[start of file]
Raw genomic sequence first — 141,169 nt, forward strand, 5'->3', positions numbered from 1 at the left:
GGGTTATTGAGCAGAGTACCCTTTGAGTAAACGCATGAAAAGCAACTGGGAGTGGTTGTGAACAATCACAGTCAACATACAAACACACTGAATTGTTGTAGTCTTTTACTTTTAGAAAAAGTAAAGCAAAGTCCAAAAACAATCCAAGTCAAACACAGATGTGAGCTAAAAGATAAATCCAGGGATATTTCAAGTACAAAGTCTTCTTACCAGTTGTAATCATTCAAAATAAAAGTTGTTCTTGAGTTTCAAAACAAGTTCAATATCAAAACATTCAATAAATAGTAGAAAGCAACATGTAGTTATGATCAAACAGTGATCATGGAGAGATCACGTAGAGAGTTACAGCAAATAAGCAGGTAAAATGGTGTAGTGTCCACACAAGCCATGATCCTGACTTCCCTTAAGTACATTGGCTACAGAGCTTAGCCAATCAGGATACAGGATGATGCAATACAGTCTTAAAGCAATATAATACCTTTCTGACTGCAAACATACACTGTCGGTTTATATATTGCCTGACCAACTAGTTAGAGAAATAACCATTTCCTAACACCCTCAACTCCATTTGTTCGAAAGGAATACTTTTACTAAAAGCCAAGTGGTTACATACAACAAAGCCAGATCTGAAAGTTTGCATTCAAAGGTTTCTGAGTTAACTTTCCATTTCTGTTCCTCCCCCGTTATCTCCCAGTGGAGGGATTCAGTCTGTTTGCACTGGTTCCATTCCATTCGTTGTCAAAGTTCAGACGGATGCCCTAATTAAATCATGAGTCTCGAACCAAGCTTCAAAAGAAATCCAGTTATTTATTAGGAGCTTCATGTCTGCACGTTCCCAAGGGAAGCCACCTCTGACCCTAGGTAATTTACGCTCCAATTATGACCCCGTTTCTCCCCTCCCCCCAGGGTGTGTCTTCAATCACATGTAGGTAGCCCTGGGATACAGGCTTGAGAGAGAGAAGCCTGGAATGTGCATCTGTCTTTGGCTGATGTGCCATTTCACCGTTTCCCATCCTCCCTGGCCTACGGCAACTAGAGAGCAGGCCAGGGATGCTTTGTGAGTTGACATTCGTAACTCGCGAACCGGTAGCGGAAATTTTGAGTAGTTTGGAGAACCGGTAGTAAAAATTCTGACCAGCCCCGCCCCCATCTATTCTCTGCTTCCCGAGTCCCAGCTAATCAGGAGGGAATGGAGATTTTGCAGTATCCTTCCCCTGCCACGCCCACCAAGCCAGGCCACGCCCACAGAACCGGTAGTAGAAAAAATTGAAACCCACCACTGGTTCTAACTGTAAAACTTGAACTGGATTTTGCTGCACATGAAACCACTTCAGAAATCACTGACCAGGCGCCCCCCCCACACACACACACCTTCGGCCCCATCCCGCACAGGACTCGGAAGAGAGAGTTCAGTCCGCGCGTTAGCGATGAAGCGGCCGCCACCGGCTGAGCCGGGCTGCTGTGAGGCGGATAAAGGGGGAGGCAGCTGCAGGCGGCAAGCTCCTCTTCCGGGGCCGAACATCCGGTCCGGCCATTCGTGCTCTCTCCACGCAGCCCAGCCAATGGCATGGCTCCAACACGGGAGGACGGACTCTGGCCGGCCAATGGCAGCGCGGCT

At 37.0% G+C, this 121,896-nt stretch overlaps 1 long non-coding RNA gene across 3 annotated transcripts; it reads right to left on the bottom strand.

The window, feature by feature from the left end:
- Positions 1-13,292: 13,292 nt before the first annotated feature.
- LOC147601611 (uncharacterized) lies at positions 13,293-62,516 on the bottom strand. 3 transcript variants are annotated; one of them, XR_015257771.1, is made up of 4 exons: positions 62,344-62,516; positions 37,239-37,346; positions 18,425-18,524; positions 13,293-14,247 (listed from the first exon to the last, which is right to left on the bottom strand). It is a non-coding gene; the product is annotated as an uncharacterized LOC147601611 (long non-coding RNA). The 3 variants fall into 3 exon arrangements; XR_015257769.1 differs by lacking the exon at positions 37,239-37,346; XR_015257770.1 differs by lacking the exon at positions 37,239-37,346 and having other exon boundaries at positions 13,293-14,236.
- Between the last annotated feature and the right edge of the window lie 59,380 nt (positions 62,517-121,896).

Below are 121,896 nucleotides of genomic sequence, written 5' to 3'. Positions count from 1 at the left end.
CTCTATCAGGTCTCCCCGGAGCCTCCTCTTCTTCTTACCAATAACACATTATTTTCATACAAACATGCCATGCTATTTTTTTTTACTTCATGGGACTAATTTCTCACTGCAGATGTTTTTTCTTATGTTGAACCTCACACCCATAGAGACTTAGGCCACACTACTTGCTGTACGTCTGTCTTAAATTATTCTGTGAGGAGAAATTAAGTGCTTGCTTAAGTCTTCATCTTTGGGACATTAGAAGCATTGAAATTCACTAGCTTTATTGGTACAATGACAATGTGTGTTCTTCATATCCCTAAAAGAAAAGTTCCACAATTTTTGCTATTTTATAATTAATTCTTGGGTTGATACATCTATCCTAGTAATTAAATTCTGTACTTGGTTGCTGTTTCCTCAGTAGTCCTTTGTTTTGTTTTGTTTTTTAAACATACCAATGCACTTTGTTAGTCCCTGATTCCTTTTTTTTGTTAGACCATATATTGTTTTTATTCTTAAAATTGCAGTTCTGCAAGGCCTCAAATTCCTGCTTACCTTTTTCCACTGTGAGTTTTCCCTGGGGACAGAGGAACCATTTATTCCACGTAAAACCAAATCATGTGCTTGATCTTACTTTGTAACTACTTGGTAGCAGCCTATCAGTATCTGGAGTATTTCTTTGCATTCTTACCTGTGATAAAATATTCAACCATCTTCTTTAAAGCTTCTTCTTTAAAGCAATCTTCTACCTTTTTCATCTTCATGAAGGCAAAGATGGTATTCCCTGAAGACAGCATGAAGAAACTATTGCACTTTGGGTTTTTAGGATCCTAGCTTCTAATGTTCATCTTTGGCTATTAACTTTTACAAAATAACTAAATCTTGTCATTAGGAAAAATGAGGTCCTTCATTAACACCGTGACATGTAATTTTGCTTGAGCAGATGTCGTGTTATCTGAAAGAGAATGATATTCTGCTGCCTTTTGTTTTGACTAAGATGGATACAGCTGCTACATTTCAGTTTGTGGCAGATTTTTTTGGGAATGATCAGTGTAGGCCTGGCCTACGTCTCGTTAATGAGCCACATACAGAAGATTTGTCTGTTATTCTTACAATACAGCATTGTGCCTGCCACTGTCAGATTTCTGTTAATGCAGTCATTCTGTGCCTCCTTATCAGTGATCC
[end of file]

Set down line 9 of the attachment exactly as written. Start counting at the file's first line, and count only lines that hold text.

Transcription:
CTCTATCAGGTCTCCCCGGAGCCTCCTCTTCTTCTTACCAATAACACATTATTTTCATACAAACATGCCATGCTATTTTTTTTTACTTCATGGGACTAATTTCTCACTGCAGATGTTTTTTCTTATGTTGAACCTCACACCCATAGAGACTTAGGCCACACTACTTGCTGTACGTCTGTCTTAAATTATTCTGTGAGGAGAAATTAAGTGCTTGCTTAAGTCTTCATCTTTGGGACATTAGAAGCATTGAAATTCACTAGCTTTATTGGTACAATGACAATGTGTGTTCTTCATATCCCTAAAAGAAAAGTTCCACAATTTTTGCTATTTTATAATTAATTCTTGGGTTGATACATCTATCCTAGTAATTAAATTCTGTACTTGGTTGCTGTTTCCTCAGTAGTCCTTTGTTTTGTTTTGTTTTTTAAACATACCAATGCACTTTGTTAGTCCCTGATTCCTTTTTTTTGTTAGACCATATATTGTTTTTATTCTTAAAATTGCAGTTCTGCAAGGCCTCAAATTCCTGCTTACCTTTTTCCACTGTGAGTTTTCCCTGGGGACAGAGGAACCATTTATTCCACGTAAAACCAAATCATGTGCTTGATCTTACTTTGTAACTACTTGGTAGCAGCCTATCAGTATCTGGAGTATTTCTTTGCATTCTTACCTGTGATAAAATATTCAACCATCTTCTTTAAAGCTTCTTCTTTAAAGCAATCTTCTACCTTTTTCATCTTCATGAAGGCAAAGATGGTATTCCCTGAAGACAGCATGAAGAAACTATTGCACTTTGGGTTTTTAGGATCCTAGCTTCTAATGTTCATCTTTGGCTATTAACTTTTACAAAATAACTAAATCTTGTCATTAGGAAAAATGAGGTCCTTCATTAACACCGTGACATGTAATTTTGCTTGAGCAGATGTCGTGTTATCTGAAAGAGAATGATATTCTGCTGCCTTTTGTTTTGACTAAGATGGATACAGCTGCTACATTTCAGTTTGTGGCAGATTTTTTTGGGAATGATCAGTGTAGGCCTGGCCTACGTCTCGTTAATGAGCCACATACAGAAGATTTGTCTGTTATTCTTACAATACAGCATTGTGCCTGCCACTGTCAGATTTCTGTTAATGCAGTCATTCTGTGCCTCCTTATCAGTGATCC